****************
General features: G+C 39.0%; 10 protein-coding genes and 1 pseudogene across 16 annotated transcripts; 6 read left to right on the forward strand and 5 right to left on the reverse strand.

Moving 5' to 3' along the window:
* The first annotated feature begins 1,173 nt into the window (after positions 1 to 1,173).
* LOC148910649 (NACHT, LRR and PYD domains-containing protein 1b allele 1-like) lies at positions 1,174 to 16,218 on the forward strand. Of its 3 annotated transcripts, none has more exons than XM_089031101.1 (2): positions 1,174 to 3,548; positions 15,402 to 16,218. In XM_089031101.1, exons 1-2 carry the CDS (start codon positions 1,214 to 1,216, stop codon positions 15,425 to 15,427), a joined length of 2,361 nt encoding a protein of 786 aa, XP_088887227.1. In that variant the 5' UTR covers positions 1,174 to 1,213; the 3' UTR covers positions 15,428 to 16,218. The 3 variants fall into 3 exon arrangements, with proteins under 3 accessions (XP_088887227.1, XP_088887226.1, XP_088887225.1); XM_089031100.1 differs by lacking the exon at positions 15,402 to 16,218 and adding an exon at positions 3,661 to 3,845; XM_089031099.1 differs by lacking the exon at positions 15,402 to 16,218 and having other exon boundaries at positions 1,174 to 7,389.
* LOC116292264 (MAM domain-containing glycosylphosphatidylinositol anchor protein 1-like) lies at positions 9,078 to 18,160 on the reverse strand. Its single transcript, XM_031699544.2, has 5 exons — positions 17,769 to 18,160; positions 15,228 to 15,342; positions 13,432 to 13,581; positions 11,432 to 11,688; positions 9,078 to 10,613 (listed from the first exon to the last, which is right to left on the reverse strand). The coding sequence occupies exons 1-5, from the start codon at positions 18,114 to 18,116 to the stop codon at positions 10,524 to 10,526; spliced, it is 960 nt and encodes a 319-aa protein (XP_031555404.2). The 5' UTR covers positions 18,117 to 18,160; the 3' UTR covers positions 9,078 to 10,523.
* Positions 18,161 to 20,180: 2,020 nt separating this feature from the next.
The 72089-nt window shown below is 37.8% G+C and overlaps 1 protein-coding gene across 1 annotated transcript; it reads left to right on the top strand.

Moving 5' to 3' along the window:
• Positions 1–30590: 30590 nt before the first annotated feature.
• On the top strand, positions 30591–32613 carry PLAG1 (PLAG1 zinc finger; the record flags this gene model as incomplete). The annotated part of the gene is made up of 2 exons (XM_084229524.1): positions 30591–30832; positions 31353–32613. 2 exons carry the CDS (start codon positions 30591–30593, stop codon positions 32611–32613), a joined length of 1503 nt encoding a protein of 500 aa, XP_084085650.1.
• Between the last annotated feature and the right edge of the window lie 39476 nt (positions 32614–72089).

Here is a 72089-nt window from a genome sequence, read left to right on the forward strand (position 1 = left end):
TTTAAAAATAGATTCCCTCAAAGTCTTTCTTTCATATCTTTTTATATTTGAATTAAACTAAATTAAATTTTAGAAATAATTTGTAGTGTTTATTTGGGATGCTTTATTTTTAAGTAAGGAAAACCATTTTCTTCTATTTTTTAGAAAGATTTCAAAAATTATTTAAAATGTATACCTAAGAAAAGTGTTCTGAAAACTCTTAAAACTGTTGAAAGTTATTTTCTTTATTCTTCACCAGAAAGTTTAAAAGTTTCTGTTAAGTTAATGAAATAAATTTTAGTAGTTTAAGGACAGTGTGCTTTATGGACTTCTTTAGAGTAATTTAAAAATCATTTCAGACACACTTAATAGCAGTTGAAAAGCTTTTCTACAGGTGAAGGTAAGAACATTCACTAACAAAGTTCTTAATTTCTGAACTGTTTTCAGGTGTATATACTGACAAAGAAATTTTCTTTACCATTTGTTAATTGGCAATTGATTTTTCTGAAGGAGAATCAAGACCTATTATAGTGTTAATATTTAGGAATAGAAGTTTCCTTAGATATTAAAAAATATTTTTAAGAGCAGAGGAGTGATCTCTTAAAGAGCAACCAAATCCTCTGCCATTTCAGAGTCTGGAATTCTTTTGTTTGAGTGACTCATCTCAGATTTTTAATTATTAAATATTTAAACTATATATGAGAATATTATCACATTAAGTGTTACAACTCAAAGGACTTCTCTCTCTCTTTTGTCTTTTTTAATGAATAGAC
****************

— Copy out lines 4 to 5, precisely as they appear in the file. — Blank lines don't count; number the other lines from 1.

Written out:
* LOC148910649 (NACHT, LRR and PYD domains-containing protein 1b allele 1-like) lies at positions 1,174 to 16,218 on the forward strand. Of its 3 annotated transcripts, none has more exons than XM_089031101.1 (2): positions 1,174 to 3,548; positions 15,402 to 16,218. In XM_089031101.1, exons 1-2 carry the CDS (start codon positions 1,214 to 1,216, stop codon positions 15,425 to 15,427), a joined length of 2,361 nt encoding a protein of 786 aa, XP_088887227.1. In that variant the 5' UTR covers positions 1,174 to 1,213; the 3' UTR covers positions 15,428 to 16,218. The 3 variants fall into 3 exon arrangements, with proteins under 3 accessions (XP_088887227.1, XP_088887226.1, XP_088887225.1); XM_089031100.1 differs by lacking the exon at positions 15,402 to 16,218 and adding an exon at positions 3,661 to 3,845; XM_089031099.1 differs by lacking the exon at positions 15,402 to 16,218 and having other exon boundaries at positions 1,174 to 7,389.
* LOC116292264 (MAM domain-containing glycosylphosphatidylinositol anchor protein 1-like) lies at positions 9,078 to 18,160 on the reverse strand. Its single transcript, XM_031699544.2, has 5 exons — positions 17,769 to 18,160; positions 15,228 to 15,342; positions 13,432 to 13,581; positions 11,432 to 11,688; positions 9,078 to 10,613 (listed from the first exon to the last, which is right to left on the reverse strand). The coding sequence occupies exons 1-5, from the start codon at positions 18,114 to 18,116 to the stop codon at positions 10,524 to 10,526; spliced, it is 960 nt and encodes a 319-aa protein (XP_031555404.2). The 5' UTR covers positions 18,117 to 18,160; the 3' UTR covers positions 9,078 to 10,523.